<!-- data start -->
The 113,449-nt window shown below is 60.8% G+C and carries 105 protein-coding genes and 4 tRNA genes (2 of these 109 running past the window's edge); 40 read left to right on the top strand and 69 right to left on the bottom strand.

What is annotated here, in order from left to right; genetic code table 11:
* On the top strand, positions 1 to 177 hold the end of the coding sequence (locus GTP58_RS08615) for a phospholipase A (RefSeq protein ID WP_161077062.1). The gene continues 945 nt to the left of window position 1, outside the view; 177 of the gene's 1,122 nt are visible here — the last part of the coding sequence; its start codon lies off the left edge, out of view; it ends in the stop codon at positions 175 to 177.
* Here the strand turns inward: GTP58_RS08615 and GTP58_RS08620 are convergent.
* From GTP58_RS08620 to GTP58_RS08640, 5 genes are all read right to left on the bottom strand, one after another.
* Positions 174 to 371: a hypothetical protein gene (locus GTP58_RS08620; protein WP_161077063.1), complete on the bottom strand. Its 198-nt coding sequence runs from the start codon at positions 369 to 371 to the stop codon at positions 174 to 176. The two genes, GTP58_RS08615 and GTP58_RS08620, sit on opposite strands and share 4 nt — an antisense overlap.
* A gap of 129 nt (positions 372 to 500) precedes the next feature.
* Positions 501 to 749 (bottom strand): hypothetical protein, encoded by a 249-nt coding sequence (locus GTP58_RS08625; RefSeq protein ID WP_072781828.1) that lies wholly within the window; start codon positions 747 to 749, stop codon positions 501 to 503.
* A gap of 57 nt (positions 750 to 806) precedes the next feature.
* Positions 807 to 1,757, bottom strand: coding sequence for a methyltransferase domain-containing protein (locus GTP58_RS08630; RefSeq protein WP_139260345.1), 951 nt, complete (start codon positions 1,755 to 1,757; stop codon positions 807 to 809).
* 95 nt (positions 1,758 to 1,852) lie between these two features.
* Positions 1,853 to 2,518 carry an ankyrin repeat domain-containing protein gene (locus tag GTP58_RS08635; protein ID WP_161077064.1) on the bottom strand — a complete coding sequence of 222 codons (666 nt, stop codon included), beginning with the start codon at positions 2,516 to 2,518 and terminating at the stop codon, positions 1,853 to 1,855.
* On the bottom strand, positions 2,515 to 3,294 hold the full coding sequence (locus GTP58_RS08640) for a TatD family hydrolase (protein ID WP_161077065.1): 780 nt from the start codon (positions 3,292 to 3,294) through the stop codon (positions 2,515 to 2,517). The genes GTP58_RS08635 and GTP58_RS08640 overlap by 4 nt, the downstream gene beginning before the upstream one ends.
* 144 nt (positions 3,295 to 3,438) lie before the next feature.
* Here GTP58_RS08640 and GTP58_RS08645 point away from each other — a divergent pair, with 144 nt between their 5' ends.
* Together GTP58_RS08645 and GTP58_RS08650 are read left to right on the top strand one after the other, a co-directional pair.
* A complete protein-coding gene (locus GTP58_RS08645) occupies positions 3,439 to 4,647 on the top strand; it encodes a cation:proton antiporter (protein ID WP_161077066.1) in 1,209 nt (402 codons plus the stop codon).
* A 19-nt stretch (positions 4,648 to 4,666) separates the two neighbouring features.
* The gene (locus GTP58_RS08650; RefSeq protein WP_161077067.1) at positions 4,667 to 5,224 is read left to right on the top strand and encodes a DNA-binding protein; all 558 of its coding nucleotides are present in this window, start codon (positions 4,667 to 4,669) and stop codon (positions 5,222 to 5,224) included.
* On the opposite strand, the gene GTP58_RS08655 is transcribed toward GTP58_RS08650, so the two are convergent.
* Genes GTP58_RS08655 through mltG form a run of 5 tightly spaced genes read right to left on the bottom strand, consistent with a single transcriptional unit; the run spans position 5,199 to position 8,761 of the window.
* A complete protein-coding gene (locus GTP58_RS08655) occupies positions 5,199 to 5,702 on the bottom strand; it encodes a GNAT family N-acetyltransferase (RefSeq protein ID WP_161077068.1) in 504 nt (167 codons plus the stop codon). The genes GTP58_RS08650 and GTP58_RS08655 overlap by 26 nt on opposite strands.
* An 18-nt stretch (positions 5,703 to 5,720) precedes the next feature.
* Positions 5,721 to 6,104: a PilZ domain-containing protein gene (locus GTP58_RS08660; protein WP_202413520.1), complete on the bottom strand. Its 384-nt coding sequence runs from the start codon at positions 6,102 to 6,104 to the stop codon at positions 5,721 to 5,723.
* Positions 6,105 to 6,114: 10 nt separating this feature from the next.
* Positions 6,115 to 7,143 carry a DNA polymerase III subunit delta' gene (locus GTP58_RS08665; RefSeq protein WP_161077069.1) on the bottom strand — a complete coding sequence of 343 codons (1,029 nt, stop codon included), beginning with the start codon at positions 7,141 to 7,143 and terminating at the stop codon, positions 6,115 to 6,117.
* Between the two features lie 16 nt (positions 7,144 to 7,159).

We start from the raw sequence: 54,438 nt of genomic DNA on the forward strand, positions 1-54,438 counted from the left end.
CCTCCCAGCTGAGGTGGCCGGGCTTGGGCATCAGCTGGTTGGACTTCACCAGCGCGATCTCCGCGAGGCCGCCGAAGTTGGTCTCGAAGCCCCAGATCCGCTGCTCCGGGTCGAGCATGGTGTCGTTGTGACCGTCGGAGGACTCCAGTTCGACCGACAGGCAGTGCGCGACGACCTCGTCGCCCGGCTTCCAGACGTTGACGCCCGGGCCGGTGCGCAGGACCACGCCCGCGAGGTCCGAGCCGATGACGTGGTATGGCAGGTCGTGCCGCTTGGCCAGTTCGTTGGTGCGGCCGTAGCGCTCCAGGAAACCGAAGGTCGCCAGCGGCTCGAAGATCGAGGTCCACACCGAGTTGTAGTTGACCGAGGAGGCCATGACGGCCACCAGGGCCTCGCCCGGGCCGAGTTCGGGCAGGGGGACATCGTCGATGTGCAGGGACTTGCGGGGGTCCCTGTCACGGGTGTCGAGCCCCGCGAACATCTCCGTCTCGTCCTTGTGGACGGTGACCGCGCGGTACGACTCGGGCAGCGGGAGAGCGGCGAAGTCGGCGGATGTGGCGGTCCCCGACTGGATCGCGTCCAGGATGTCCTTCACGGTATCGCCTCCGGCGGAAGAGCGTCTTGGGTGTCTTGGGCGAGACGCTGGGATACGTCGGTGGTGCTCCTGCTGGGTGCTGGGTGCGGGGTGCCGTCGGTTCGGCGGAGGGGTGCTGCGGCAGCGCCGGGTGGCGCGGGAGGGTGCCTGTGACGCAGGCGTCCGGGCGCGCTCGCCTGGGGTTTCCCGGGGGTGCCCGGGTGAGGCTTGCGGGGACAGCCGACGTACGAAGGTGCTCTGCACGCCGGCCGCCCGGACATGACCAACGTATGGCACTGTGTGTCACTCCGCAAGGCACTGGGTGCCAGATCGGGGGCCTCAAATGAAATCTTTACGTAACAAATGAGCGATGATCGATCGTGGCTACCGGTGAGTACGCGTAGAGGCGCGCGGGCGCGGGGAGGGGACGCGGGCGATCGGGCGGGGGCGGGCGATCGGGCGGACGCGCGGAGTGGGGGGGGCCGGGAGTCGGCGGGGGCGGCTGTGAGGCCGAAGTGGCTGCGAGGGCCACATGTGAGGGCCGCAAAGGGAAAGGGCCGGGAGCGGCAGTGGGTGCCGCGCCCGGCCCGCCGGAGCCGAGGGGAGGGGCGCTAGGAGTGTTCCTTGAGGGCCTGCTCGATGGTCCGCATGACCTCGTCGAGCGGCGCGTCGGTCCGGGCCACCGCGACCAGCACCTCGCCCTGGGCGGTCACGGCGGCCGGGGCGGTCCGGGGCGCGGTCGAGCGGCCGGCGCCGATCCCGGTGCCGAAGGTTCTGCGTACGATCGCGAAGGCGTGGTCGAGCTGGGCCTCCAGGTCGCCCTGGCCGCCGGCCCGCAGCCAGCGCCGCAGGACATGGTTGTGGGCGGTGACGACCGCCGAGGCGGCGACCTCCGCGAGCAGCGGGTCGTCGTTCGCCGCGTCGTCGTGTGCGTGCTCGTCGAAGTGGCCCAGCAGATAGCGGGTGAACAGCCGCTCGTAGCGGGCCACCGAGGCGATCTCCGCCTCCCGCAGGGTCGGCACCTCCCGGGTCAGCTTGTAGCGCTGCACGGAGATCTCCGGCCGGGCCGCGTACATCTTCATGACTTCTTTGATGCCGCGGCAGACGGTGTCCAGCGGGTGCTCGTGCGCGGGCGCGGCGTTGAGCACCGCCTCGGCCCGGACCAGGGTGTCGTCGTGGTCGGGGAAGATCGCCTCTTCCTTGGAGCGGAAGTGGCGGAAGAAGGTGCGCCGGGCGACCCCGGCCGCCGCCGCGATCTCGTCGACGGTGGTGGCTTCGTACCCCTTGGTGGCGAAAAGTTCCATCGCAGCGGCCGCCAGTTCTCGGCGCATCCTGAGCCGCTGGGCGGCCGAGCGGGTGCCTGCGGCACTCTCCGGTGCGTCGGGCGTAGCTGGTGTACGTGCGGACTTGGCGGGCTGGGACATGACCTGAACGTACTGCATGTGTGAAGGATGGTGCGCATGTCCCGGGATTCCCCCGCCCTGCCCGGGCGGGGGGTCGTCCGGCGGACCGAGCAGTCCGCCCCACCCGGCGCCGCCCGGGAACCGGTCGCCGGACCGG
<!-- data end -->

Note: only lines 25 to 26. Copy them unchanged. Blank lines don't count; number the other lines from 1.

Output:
* Positions 6,105 to 6,114: 10 nt separating this feature from the next.
* Positions 6,115 to 7,143 carry a DNA polymerase III subunit delta' gene (locus GTP58_RS08665; RefSeq protein WP_161077069.1) on the bottom strand — a complete coding sequence of 343 codons (1,029 nt, stop codon included), beginning with the start codon at positions 7,141 to 7,143 and terminating at the stop codon, positions 6,115 to 6,117.